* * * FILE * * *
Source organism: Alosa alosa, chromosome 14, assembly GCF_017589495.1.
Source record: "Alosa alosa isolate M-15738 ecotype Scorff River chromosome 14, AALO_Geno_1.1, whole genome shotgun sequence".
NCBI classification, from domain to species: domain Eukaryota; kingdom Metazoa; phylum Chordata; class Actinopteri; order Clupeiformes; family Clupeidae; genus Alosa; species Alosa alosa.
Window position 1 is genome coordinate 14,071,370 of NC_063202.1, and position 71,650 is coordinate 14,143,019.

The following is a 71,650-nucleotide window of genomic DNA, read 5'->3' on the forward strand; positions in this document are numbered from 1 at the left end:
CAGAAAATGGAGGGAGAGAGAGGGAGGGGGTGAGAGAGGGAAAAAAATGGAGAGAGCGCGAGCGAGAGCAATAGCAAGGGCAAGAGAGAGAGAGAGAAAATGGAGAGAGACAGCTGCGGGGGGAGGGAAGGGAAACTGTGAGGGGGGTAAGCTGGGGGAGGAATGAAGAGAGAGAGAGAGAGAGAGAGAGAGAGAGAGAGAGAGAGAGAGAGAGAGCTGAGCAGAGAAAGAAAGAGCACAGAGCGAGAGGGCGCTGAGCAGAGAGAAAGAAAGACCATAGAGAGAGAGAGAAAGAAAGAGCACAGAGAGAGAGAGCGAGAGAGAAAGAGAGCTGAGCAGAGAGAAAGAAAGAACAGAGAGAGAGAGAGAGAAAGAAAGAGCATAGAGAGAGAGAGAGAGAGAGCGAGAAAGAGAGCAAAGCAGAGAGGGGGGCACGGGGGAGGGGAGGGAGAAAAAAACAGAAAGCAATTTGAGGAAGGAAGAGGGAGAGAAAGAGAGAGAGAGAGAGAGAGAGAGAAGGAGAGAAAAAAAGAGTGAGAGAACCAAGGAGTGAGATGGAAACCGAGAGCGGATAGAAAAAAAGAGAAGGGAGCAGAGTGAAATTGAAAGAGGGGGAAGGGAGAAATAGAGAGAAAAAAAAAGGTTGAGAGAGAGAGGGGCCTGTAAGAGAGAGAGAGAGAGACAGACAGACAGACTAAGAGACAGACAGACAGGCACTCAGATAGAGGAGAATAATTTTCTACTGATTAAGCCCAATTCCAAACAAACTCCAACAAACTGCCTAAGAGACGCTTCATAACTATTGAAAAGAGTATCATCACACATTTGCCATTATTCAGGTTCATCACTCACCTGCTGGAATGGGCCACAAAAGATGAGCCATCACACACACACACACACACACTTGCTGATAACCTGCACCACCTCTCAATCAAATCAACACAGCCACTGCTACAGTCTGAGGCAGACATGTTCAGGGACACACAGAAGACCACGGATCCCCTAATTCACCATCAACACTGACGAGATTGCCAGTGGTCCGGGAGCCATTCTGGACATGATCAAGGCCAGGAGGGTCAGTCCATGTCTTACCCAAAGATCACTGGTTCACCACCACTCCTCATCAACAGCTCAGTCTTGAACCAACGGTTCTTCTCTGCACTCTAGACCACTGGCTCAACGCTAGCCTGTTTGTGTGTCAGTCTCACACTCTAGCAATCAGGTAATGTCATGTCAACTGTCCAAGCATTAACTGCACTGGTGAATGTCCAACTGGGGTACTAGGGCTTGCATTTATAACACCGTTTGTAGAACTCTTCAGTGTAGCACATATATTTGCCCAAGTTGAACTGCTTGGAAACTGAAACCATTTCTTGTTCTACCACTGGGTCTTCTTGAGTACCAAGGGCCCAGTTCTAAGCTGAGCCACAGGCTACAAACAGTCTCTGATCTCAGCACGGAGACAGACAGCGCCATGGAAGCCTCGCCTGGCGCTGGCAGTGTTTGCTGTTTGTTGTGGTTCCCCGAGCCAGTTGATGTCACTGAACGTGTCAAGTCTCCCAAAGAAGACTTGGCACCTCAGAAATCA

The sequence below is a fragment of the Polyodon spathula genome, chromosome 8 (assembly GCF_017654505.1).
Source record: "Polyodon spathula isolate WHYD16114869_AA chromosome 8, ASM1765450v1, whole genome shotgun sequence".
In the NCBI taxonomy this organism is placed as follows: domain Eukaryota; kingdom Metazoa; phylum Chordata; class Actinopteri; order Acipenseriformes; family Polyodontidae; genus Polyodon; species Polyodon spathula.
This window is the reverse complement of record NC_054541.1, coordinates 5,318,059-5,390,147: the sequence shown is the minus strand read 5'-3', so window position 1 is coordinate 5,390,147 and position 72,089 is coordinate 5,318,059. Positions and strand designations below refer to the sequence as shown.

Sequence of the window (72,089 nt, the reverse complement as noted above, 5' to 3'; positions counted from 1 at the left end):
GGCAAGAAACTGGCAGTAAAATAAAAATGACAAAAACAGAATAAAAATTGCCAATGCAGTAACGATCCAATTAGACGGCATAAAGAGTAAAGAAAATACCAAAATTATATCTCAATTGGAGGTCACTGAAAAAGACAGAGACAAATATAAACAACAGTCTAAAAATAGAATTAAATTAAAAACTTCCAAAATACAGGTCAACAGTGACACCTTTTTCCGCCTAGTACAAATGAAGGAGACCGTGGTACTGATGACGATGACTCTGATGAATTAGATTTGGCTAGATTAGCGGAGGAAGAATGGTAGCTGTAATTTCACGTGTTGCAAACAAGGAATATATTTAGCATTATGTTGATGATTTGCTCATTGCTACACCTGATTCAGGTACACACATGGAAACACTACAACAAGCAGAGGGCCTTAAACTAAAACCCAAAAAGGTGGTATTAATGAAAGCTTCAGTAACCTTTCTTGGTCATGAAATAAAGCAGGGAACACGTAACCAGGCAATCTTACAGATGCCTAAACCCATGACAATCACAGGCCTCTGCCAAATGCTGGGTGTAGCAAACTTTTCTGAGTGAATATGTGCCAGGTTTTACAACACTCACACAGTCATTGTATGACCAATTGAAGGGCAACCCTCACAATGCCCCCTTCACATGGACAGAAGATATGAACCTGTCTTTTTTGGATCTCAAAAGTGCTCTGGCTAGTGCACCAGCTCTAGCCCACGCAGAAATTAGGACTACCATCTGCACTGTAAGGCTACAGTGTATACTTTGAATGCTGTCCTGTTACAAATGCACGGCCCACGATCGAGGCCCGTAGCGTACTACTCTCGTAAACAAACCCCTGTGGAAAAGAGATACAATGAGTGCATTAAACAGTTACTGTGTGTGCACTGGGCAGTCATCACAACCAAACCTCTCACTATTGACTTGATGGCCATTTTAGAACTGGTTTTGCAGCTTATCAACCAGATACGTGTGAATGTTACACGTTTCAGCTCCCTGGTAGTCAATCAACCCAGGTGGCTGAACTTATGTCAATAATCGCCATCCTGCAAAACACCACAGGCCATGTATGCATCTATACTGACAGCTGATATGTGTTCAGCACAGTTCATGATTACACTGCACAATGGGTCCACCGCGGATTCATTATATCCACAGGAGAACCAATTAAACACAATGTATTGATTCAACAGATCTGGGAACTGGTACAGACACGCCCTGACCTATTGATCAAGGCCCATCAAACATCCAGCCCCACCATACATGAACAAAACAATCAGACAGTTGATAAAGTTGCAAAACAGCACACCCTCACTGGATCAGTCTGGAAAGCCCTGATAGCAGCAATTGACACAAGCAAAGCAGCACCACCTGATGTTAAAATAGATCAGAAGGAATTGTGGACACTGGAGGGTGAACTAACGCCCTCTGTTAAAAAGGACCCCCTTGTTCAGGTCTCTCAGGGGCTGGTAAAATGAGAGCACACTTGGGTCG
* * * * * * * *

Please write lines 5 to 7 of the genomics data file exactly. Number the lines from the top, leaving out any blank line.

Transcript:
The following is a 71,650-nucleotide window of genomic DNA, read 5'->3' on the forward strand; positions in this document are numbered from 1 at the left end:
CAGAAAATGGAGGGAGAGAGAGGGAGGGGGTGAGAGAGGGAAAAAAATGGAGAGAGCGCGAGCGAGAGCAATAGCAAGGGCAAGAGAGAGAGAGAGAAAATGGAGAGAGACAGCTGCGGGGGGAGGGAAGGGAAACTGTGAGGGGGGTAAGCTGGGGGAGGAATGAAGAGAGAGAGAGAGAGAGAGAGAGAGAGAGAGAGAGAGAGAGAGAGAGAGCTGAGCAGAGAAAGAAAGAGCACAGAGCGAGAGGGCGCTGAGCAGAGAGAAAGAAAGACCATAGAGAGAGAGAGAAAGAAAGAGCACAGAGAGAGAGAGCGAGAGAGAAAGAGAGCTGAGCAGAGAGAAAGAAAGAACAGAGAGAGAGAGAGAGAAAGAAAGAGCATAGAGAGAGAGAGAGAGAGAGCGAGAAAGAGAGCAAAGCAGAGAGGGGGGCACGGGGGAGGGGAGGGAGAAAAAAACAGAAAGCAATTTGAGGAAGGAAGAGGGAGAGAAAGAGAGAGAGAGAGAGAGAGAGAGAAGGAGAGAAAAAAAGAGTGAGAGAACCAAGGAGTGAGATGGAAACCGAGAGCGGATAGAAAAAAAGAGAAGGGAGCAGAGTGAAATTGAAAGAGGGGGAAGGGAGAAATAGAGAGAAAAAAAAAGGTTGAGAGAGAGAGGGGCCTGTAAGAGAGAGAGAGAGAGACAGACAGACAGACTAAGAGACAGACAGACAGGCACTCAGATAGAGGAGAATAATTTTCTACTGATTAAGCCCAATTCCAAACAAACTCCAACAAACTGCCTAAGAGACGCTTCATAACTATTGAAAAGAGTATCATCACACATTTGCCATTATTCAGGTTCATCACTCACCTGCTGGAATGGGCCACAAAAGATGAGCCATCACACACACACACACACACACTTGCTGATAACCTGCACCACCTCTCAATCAAATCAACACAGCCACTGCTACAGTCTGAGGCAGACATGTTCAGGGACACACAGAAGACCACGGATCCCCTAATTCACCATCAACACTGACGAGATTGCCAGTGGTCCGGGAGCCATTCTGGACATGATCAAGGCCAGGAGGGTCAGTCCATGTCTTACCCAAAGATCACTGGTTCACCACCACTCCTCATCAACAGCTCAGTCTTGAACCAACGGTTCTTCTCTGCACTCTAGACCACTGGCTCAACGCTAGCCTGTTTGTGTGTCAGTCTCACACTCTAGCAATCAGGTAATGTCATGTCAACTGTCCAAGCATTAACTGCACTGGTGAATGTCCAACTGGGGTACTAGGGCTTGCATTTATAACACCGTTTGTAGAACTCTTCAGTGTAGCACATATATTTGCCCAAGTTGAACTGCTTGGAAACTGAAACCATTTCTTGTTCTACCACTGGGTCTTCTTGAGTACCAAGGGCCCAGTTCTAAGCTGAGCCACAGGCTACAAACAGTCTCTGATCTCAGCACGGAGACAGACAGCGCCATGGAAGCCTCGCCTGGCGCTGGCAGTGTTTGCTGTTTGTTGTGGTTCCCCGAGCCAGTTGATGTCACTGAACGTGTCAAGTCTCCCAAAGAAGACTTGGCACCTCAGAAATCA

The sequence below is a fragment of the Polyodon spathula genome, chromosome 8 (assembly GCF_017654505.1).